Question of the Month: Is Home Health a Threat?

Is home health a threat to seniors housing, an opportunity for growth or something else entirely?

Home health helps

By Pilar Carvajal

Founder & CEO

Innovation Senior Living

My entire career has been dedicated to serving low- and middle-income seniors in a home-like, communal setting to help avoid premature institutionalization. 

The expansion of home health will allow more people to benefit from a non-institutional setting. But home health has its limitations as a person needs more care and supervision. 

We plan to expand in home health to offer more options to our low- and middle-income residents.

Find the opportunities

By Charles Turner

CEO

Kare

I believe it is both an opportunity and a threat. 

It is a threat in that it will allow seniors to stay in their homes longer, even if that is not in their best interest. 

But it is also an opportunity because seniors housing can benefit from an additional payor to help pay for the care that seniors are getting in seniors housing. The operators who understand this and align with the third-party payors are the ones who will win.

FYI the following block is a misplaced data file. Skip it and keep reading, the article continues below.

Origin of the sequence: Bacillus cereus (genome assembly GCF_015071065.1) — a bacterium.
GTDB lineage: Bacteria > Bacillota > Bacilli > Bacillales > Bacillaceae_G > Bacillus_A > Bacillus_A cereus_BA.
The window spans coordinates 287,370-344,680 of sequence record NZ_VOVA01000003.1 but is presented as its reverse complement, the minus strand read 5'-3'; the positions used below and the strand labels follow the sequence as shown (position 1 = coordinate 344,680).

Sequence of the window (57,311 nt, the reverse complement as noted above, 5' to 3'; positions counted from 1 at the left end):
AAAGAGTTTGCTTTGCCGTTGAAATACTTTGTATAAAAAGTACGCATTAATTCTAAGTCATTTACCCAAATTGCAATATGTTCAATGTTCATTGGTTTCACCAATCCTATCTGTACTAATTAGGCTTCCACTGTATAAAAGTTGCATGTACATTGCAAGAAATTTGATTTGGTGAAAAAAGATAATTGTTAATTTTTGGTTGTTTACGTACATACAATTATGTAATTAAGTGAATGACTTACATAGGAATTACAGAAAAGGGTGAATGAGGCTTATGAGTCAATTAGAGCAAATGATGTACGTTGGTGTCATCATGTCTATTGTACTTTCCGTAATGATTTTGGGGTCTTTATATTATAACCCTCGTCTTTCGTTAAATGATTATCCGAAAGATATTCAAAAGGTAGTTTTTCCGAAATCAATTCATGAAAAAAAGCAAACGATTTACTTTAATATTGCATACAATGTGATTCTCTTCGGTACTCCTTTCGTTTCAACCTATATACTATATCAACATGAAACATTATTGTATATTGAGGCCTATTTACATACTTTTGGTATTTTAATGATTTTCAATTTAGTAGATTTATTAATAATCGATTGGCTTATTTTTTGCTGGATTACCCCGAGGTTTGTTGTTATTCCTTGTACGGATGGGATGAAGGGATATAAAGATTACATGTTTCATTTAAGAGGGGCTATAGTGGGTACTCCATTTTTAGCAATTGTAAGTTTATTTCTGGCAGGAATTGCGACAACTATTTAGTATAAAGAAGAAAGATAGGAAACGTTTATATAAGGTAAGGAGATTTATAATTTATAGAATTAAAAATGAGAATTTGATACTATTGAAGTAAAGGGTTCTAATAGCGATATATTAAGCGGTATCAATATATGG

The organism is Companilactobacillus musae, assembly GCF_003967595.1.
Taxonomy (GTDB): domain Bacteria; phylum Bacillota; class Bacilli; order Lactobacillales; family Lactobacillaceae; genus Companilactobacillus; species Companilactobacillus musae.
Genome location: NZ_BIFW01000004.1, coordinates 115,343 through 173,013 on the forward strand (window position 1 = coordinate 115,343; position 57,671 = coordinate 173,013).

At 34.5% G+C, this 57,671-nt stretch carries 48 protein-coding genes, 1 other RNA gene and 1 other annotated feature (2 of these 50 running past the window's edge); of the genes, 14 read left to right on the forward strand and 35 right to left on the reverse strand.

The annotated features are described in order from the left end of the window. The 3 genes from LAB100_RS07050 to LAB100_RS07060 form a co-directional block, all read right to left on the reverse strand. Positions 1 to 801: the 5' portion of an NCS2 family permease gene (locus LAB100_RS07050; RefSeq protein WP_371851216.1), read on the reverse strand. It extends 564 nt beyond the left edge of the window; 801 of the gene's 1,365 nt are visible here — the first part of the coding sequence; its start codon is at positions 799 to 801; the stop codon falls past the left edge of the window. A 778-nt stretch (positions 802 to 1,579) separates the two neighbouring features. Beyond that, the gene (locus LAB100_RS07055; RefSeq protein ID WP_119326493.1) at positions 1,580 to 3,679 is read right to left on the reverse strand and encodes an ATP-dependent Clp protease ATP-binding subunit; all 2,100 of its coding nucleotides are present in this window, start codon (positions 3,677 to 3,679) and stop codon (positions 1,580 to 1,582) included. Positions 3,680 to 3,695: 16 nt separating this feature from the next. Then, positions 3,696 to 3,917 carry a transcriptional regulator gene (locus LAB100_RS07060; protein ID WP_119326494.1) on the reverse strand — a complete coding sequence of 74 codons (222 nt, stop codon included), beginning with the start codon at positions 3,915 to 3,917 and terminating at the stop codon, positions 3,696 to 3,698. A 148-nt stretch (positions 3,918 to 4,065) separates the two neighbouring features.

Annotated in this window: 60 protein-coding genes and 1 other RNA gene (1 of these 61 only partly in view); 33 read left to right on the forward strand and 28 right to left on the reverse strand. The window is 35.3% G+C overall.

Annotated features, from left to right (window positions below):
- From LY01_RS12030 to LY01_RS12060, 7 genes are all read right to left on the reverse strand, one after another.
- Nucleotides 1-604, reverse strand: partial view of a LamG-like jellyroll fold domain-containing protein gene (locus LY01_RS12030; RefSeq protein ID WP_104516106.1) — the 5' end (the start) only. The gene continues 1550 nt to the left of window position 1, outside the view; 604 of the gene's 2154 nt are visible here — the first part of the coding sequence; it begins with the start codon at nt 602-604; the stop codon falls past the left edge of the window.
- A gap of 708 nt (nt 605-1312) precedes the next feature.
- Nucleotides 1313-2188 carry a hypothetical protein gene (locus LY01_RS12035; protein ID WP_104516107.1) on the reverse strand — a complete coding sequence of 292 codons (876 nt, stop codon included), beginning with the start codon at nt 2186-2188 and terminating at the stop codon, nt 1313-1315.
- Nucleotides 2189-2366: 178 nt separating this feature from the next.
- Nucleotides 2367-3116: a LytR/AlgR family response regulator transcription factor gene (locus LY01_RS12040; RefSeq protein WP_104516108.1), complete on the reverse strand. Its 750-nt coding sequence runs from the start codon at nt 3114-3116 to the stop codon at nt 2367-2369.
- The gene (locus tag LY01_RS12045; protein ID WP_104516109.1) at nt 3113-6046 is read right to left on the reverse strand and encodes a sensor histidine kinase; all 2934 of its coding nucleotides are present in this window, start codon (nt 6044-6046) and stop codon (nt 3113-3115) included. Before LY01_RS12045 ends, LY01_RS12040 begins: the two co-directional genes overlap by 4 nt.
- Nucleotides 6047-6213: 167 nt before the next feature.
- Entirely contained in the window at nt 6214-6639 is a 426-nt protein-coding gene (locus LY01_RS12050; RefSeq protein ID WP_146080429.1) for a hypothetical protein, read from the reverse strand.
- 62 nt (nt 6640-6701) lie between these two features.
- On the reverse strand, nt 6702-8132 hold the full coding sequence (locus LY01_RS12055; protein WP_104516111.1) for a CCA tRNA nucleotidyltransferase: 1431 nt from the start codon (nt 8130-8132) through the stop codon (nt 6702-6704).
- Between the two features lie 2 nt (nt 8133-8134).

Now who is going to staff either of them?

Forge partnerships

By Valerie Whitman

VP of Sales, Healthcare

LeadingResponse

For nearly 20 years I’ve partnered with both home care and senior living. They each offer a valuable service for different stages of senior care. I don’t believe home care is a threat to senior living. It can be an excellent growth opportunity when a partnership exists.  

A senior’s average length of home care utilization is 11 months, according to the Home Care Association of America. Senior living becomes the natural next step in many cases as the number of hours needed and hourly costs become more expensive than seniors housing. 

Long-time collaborators

By John Hartmayer

Chief Operations Officer & Executive Vice President

Benchmark Senior Living

The assisted living and home health industries have always been close collaborators in serving seniors, just in different ways. Now, more than ever, Americans are trying to think creatively when it comes to aging and what’s most important to them. That may mean staying at home longer before turning to assisted living.

In terms of opportunity, improving the relationships between assisted living and home health could benefit both industries. That said, assisted living will always provide families the greatest depth and breadth of services — including socialization and emotional support — for their acute, long-term needs.